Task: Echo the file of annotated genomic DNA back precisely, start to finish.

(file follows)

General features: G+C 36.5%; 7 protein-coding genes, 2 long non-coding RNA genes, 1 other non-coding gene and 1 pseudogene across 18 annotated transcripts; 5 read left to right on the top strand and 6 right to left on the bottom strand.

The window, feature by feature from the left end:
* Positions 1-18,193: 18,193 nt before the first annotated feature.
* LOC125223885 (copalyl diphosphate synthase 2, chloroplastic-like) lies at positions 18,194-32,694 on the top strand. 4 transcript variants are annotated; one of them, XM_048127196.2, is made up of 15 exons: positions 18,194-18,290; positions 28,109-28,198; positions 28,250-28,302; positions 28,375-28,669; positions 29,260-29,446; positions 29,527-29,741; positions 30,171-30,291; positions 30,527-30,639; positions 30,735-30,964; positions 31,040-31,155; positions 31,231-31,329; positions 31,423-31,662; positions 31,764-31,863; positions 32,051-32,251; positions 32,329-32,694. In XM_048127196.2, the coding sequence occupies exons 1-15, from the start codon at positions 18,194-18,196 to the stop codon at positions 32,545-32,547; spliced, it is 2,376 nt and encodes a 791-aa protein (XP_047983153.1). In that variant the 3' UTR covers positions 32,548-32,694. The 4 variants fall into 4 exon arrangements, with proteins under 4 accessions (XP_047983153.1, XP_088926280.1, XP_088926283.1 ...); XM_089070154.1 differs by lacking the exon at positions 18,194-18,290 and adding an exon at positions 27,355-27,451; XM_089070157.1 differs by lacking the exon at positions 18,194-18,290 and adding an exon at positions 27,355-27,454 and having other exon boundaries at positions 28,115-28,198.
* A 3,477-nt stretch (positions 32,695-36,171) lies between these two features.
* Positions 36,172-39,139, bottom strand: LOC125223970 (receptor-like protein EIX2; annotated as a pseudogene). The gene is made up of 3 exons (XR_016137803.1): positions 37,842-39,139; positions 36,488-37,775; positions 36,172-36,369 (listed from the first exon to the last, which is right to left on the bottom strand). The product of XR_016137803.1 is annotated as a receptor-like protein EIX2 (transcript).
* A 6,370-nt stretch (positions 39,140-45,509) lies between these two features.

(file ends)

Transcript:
General features: G+C 36.5%; 7 protein-coding genes, 2 long non-coding RNA genes, 1 other non-coding gene and 1 pseudogene across 18 annotated transcripts; 5 read left to right on the top strand and 6 right to left on the bottom strand.

The window, feature by feature from the left end:
* Positions 1-18,193: 18,193 nt before the first annotated feature.
* LOC125223885 (copalyl diphosphate synthase 2, chloroplastic-like) lies at positions 18,194-32,694 on the top strand. 4 transcript variants are annotated; one of them, XM_048127196.2, is made up of 15 exons: positions 18,194-18,290; positions 28,109-28,198; positions 28,250-28,302; positions 28,375-28,669; positions 29,260-29,446; positions 29,527-29,741; positions 30,171-30,291; positions 30,527-30,639; positions 30,735-30,964; positions 31,040-31,155; positions 31,231-31,329; positions 31,423-31,662; positions 31,764-31,863; positions 32,051-32,251; positions 32,329-32,694. In XM_048127196.2, the coding sequence occupies exons 1-15, from the start codon at positions 18,194-18,196 to the stop codon at positions 32,545-32,547; spliced, it is 2,376 nt and encodes a 791-aa protein (XP_047983153.1). In that variant the 3' UTR covers positions 32,548-32,694. The 4 variants fall into 4 exon arrangements, with proteins under 4 accessions (XP_047983153.1, XP_088926280.1, XP_088926283.1 ...); XM_089070154.1 differs by lacking the exon at positions 18,194-18,290 and adding an exon at positions 27,355-27,451; XM_089070157.1 differs by lacking the exon at positions 18,194-18,290 and adding an exon at positions 27,355-27,454 and having other exon boundaries at positions 28,115-28,198.
* A 3,477-nt stretch (positions 32,695-36,171) lies between these two features.
* Positions 36,172-39,139, bottom strand: LOC125223970 (receptor-like protein EIX2; annotated as a pseudogene). The gene is made up of 3 exons (XR_016137803.1): positions 37,842-39,139; positions 36,488-37,775; positions 36,172-36,369 (listed from the first exon to the last, which is right to left on the bottom strand). The product of XR_016137803.1 is annotated as a receptor-like protein EIX2 (transcript).
* A 6,370-nt stretch (positions 39,140-45,509) lies between these two features.